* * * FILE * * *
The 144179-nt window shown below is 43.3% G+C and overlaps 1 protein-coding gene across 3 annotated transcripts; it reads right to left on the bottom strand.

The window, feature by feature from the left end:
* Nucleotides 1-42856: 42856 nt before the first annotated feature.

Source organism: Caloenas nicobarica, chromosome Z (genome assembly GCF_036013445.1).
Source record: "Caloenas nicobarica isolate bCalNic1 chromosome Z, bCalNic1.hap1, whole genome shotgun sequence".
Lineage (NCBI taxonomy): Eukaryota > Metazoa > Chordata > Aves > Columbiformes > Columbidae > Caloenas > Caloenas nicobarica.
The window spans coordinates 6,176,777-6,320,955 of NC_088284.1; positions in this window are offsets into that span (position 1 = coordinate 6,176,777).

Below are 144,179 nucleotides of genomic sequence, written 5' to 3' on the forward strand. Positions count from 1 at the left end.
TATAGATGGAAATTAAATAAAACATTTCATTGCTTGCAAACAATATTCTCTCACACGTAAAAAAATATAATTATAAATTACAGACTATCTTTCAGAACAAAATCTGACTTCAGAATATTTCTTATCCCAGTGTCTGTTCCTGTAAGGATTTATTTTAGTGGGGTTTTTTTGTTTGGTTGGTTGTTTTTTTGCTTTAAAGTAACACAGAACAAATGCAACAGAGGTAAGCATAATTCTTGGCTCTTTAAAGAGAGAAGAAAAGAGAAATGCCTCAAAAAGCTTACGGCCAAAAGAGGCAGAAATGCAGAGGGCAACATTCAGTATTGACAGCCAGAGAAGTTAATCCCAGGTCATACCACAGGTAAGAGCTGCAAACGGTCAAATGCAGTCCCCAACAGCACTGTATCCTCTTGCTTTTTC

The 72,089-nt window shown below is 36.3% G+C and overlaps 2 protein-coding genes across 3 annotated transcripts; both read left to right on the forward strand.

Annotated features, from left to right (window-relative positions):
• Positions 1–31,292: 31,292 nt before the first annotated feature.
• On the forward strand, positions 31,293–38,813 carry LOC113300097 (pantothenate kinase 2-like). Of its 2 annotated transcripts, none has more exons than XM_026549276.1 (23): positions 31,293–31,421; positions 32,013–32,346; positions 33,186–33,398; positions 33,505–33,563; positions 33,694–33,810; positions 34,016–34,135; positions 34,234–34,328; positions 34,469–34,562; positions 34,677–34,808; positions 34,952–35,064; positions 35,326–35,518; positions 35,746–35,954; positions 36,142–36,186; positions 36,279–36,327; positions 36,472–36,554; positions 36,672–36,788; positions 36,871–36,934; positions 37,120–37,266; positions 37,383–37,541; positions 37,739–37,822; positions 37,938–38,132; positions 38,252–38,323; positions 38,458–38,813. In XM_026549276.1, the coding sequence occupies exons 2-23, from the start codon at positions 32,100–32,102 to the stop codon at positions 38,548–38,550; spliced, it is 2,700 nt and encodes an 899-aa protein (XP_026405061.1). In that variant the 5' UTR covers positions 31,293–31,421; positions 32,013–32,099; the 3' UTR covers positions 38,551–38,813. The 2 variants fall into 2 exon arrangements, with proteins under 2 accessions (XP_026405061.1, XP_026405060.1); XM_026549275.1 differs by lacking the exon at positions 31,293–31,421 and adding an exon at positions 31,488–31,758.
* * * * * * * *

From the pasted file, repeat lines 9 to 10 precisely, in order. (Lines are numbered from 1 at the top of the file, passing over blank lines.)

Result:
TATAGATGGAAATTAAATAAAACATTTCATTGCTTGCAAACAATATTCTCTCACACGTAAAAAAATATAATTATAAATTACAGACTATCTTTCAGAACAAAATCTGACTTCAGAATATTTCTTATCCCAGTGTCTGTTCCTGTAAGGATTTATTTTAGTGGGGTTTTTTTGTTTGGTTGGTTGTTTTTTTGCTTTAAAGTAACACAGAACAAATGCAACAGAGGTAAGCATAATTCTTGGCTCTTTAAAGAGAGAAGAAAAGAGAAATGCCTCAAAAAGCTTACGGCCAAAAGAGGCAGAAATGCAGAGGGCAACATTCAGTATTGACAGCCAGAGAAGTTAATCCCAGGTCATACCACAGGTAAGAGCTGCAAACGGTCAAATGCAGTCCCCAACAGCACTGTATCCTCTTGCTTTTTC

The 72,089-nt window shown below is 36.3% G+C and overlaps 2 protein-coding genes across 3 annotated transcripts; both read left to right on the forward strand.